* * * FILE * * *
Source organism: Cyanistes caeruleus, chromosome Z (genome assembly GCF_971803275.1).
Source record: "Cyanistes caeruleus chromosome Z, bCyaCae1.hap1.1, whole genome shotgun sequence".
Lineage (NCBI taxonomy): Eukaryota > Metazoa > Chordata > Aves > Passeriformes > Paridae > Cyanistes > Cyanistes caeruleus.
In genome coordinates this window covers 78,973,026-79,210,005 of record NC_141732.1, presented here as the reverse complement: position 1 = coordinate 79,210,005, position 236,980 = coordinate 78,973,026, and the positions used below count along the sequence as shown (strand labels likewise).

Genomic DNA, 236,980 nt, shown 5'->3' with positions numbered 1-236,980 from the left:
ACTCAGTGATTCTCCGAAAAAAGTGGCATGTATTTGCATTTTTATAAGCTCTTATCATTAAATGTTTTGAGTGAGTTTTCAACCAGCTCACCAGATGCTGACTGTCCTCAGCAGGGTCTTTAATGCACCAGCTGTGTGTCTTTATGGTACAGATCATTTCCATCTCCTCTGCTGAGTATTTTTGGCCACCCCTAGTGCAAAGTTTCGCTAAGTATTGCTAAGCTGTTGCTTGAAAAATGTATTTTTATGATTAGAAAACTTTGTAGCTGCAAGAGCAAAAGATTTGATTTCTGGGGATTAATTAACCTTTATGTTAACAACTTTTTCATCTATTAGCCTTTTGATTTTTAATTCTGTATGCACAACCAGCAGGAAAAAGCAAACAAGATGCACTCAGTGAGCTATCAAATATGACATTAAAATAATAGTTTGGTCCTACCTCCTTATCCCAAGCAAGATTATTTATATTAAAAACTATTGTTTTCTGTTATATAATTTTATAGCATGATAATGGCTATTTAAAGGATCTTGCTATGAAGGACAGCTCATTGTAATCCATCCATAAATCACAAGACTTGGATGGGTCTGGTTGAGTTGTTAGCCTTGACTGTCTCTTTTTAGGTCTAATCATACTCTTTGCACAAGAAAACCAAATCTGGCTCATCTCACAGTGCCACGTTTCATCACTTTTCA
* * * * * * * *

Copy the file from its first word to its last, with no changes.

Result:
Source organism: Cyanistes caeruleus, chromosome Z (genome assembly GCF_971803275.1).
Source record: "Cyanistes caeruleus chromosome Z, bCyaCae1.hap1.1, whole genome shotgun sequence".
Lineage (NCBI taxonomy): Eukaryota > Metazoa > Chordata > Aves > Passeriformes > Paridae > Cyanistes > Cyanistes caeruleus.
In genome coordinates this window covers 78,973,026-79,210,005 of record NC_141732.1, presented here as the reverse complement: position 1 = coordinate 79,210,005, position 236,980 = coordinate 78,973,026, and the positions used below count along the sequence as shown (strand labels likewise).

Genomic DNA, 236,980 nt, shown 5'->3' with positions numbered 1-236,980 from the left:
ACTCAGTGATTCTCCGAAAAAAGTGGCATGTATTTGCATTTTTATAAGCTCTTATCATTAAATGTTTTGAGTGAGTTTTCAACCAGCTCACCAGATGCTGACTGTCCTCAGCAGGGTCTTTAATGCACCAGCTGTGTGTCTTTATGGTACAGATCATTTCCATCTCCTCTGCTGAGTATTTTTGGCCACCCCTAGTGCAAAGTTTCGCTAAGTATTGCTAAGCTGTTGCTTGAAAAATGTATTTTTATGATTAGAAAACTTTGTAGCTGCAAGAGCAAAAGATTTGATTTCTGGGGATTAATTAACCTTTATGTTAACAACTTTTTCATCTATTAGCCTTTTGATTTTTAATTCTGTATGCACAACCAGCAGGAAAAAGCAAACAAGATGCACTCAGTGAGCTATCAAATATGACATTAAAATAATAGTTTGGTCCTACCTCCTTATCCCAAGCAAGATTATTTATATTAAAAACTATTGTTTTCTGTTATATAATTTTATAGCATGATAATGGCTATTTAAAGGATCTTGCTATGAAGGACAGCTCATTGTAATCCATCCATAAATCACAAGACTTGGATGGGTCTGGTTGAGTTGTTAGCCTTGACTGTCTCTTTTTAGGTCTAATCATACTCTTTGCACAAGAAAACCAAATCTGGCTCATCTCACAGTGCCACGTTTCATCACTTTTCA